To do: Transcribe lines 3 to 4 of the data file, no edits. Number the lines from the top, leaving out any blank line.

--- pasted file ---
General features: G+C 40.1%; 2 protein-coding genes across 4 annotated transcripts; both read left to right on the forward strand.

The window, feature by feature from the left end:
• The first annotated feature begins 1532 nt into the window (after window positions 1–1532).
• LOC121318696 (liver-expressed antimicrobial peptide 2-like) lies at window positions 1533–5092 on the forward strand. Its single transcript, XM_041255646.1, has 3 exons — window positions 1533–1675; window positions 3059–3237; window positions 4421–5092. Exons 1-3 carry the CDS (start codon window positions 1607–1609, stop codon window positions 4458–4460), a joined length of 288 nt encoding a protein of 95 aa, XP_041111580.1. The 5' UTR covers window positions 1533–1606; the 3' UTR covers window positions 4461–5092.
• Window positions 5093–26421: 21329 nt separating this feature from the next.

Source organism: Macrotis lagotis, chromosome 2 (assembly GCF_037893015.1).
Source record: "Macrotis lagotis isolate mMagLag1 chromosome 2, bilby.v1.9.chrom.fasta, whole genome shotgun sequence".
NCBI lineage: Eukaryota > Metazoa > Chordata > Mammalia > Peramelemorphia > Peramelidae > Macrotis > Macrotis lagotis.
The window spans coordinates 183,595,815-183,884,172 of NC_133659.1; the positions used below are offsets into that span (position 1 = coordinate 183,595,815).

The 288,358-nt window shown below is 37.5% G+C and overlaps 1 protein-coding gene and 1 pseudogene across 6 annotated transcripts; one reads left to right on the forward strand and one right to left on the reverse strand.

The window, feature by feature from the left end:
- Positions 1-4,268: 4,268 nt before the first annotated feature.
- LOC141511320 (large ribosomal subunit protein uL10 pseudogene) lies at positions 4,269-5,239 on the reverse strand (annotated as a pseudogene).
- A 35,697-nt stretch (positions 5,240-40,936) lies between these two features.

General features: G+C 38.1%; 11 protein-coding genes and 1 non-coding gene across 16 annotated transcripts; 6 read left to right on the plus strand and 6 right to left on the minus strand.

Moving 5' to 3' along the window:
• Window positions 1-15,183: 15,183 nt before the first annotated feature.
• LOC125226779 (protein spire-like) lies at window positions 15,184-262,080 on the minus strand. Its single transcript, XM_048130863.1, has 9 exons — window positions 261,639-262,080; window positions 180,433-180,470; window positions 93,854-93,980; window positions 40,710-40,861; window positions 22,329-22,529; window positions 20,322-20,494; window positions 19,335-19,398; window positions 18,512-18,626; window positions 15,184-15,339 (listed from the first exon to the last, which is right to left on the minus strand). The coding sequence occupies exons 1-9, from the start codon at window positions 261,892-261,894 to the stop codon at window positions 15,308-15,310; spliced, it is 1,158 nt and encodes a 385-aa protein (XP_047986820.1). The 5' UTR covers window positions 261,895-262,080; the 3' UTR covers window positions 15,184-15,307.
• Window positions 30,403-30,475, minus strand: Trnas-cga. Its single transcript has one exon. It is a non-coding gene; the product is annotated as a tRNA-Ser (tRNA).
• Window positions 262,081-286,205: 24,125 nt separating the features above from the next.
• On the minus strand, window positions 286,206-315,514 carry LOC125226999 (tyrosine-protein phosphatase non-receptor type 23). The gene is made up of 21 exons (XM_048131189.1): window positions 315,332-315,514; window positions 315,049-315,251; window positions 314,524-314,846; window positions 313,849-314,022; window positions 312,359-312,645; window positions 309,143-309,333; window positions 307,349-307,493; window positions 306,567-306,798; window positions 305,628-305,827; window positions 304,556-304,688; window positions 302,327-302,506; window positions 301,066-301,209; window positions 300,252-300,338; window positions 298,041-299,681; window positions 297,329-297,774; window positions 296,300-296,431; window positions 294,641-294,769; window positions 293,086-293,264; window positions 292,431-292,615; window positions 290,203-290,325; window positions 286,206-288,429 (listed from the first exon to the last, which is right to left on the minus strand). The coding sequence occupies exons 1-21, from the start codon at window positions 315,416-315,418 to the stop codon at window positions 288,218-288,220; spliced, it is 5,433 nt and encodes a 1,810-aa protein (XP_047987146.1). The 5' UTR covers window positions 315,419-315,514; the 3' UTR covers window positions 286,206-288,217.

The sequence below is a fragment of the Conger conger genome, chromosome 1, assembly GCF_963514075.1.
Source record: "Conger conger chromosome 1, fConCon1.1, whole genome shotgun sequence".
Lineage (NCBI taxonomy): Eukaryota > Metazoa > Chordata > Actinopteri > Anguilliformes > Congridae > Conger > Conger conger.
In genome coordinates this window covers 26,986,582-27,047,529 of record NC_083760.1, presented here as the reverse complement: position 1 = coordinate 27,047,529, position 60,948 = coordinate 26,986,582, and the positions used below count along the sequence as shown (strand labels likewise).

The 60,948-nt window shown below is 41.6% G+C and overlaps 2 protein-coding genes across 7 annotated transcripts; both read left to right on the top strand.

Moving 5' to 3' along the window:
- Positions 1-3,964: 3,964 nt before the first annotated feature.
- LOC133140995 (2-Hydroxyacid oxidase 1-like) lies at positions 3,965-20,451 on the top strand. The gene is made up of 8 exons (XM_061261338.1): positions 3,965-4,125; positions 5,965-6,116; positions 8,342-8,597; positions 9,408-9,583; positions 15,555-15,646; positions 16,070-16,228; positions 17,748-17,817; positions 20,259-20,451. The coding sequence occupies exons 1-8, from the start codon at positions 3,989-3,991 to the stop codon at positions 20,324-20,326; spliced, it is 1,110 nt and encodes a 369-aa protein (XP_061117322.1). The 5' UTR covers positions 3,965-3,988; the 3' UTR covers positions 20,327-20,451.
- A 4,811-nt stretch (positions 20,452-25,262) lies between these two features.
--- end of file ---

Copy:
• The first annotated feature begins 1532 nt into the window (after window positions 1–1532).
• LOC121318696 (liver-expressed antimicrobial peptide 2-like) lies at window positions 1533–5092 on the forward strand. Its single transcript, XM_041255646.1, has 3 exons — window positions 1533–1675; window positions 3059–3237; window positions 4421–5092. Exons 1-3 carry the CDS (start codon window positions 1607–1609, stop codon window positions 4458–4460), a joined length of 288 nt encoding a protein of 95 aa, XP_041111580.1. The 5' UTR covers window positions 1533–1606; the 3' UTR covers window positions 4461–5092.